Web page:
18. Provide Comfort Care • Comfort care measures for the dying patient may include: • Manually open the airway (do not provide positive pressure ventilation with a bag valve mask, pocket mask or endotracheal tube) • Clear the airway (including stoma) of secretions with appropriate suction device • Provide oxygen per nasal cannula at 2-4 l/min • Positioning for comfort

  19. Comfort Care Measures - Continued • Splinting • Controlling bleeding • Providing pain medications pertinent to the level of certification/licensure • Providing emotional support • Providing emotional support to the family • Contact patient's physician or on-line medical control if directed by local protocols or if questions or problems arise

  20. POLST - Signatures • Documents informed consent process • Requires physician signature • Requires patient/resident or legal surrogate signature • Signatures are most common logistical problems!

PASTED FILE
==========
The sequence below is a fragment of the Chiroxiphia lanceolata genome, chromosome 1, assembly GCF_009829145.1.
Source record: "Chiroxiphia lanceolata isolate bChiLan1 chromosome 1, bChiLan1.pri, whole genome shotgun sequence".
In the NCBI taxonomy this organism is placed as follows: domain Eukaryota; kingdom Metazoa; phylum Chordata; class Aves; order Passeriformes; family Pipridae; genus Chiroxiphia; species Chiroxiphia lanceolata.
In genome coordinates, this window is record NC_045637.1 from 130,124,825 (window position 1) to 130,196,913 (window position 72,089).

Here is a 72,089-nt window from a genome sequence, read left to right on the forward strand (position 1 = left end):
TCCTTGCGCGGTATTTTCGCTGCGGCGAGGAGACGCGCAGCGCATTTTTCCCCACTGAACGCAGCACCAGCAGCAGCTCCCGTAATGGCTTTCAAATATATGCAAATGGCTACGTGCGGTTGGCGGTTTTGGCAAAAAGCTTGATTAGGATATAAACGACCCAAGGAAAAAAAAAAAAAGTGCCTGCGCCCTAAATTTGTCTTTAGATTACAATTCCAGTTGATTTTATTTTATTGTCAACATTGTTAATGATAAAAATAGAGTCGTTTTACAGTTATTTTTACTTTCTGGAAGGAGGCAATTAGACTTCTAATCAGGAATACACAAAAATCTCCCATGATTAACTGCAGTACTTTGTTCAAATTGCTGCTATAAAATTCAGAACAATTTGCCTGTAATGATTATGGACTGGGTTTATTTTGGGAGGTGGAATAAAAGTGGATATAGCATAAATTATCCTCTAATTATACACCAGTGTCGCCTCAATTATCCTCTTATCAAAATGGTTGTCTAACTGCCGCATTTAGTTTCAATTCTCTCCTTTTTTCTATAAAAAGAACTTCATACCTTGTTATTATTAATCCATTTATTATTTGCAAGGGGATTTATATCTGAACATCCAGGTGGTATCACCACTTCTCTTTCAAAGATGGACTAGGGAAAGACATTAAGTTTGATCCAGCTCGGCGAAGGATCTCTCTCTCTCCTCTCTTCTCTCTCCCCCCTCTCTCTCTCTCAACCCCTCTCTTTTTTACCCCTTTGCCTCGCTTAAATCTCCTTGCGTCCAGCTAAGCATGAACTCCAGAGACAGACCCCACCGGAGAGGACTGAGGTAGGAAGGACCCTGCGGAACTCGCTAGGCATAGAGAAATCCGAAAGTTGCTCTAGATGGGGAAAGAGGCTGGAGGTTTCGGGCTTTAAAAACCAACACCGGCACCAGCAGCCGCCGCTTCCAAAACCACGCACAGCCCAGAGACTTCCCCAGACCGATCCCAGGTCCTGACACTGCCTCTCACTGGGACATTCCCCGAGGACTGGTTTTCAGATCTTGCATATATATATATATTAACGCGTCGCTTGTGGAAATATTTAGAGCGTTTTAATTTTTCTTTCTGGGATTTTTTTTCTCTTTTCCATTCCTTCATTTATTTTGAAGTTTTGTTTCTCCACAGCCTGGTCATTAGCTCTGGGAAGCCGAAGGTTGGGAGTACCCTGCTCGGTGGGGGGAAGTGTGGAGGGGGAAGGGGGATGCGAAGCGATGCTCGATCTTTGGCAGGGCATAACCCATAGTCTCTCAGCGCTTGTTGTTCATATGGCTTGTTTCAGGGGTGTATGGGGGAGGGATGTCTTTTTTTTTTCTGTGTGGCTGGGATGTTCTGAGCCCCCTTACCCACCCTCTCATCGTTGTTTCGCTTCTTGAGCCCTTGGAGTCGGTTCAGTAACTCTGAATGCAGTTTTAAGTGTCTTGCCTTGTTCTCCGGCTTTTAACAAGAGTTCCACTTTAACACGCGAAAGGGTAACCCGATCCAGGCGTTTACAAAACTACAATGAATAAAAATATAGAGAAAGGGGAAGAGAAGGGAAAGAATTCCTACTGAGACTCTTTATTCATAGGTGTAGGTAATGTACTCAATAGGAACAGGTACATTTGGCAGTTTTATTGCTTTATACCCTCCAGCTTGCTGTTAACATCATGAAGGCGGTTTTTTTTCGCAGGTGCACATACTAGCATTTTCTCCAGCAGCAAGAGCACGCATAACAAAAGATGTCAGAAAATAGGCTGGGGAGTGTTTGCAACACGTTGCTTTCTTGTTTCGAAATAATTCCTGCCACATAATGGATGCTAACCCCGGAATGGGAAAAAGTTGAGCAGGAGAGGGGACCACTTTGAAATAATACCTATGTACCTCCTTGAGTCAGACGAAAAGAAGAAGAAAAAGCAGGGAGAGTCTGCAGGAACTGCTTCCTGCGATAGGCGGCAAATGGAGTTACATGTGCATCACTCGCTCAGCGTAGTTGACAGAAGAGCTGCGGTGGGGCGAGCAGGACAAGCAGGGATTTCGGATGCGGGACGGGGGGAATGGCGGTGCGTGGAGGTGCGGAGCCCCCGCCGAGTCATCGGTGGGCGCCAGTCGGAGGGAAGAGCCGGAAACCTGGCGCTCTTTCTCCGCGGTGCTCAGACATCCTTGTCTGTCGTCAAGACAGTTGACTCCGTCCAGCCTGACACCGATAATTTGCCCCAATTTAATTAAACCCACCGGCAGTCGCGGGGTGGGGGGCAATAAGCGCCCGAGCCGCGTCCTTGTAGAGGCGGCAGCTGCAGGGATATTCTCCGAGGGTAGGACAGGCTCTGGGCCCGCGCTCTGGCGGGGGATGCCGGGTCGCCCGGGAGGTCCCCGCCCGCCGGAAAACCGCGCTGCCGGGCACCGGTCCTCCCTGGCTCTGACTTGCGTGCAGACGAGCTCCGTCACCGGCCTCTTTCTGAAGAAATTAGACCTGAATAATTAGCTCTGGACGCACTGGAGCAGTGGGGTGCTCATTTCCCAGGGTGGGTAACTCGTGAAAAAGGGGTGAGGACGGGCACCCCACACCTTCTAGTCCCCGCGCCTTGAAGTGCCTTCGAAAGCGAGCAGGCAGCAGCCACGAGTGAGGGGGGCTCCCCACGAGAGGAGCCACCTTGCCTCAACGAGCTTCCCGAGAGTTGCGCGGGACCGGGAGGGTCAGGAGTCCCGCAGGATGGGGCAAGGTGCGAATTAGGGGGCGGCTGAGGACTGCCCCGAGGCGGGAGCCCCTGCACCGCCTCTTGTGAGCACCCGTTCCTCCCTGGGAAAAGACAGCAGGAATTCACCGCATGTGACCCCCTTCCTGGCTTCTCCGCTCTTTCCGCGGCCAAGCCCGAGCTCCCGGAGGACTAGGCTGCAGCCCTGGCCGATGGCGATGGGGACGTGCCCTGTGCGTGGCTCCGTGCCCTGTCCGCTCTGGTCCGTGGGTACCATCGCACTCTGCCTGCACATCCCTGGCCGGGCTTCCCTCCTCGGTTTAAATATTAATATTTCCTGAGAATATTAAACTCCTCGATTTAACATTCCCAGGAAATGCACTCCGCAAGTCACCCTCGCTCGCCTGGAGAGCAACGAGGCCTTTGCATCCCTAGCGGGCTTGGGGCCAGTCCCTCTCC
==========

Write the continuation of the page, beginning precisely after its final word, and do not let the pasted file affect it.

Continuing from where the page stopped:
21. POLST- Who Fills It Out? • Physician or physician designee • Signatures attest to the informed consent process having occurred • Different facilities designate/train different personnel for this purpose

  22. EMS Perspective on POLST

  23. Washington State Natural Death Act • 1992 WAC Amendment • DOH Direction • EMS Providers: • Adopt guidelines for EMS personnel • Respond to written DNR orders • Personnel legally recognize prehospital DNR orders

  24. EMS Provider Liability Protection • RCW 18.71.210 • Acts and omissions in good faith • Acting in accordance with: • Medical Program Director directives (protocols) • Physician’s medical directive

  25. 911 Call Response • Locate POLST Form • Patient ID • Focus on PART A (resuscitation) • Box marked • Focus on PART B (medical treatment) • Boxes marked (memorize treatment)

  26. Form Location • In the home • Front of refrigerator • Back of bedroom door • Bedside table • On medicine cabinet • Health care setting • Kept with patient between care settings • Hospital and LTC facility • Medical Chart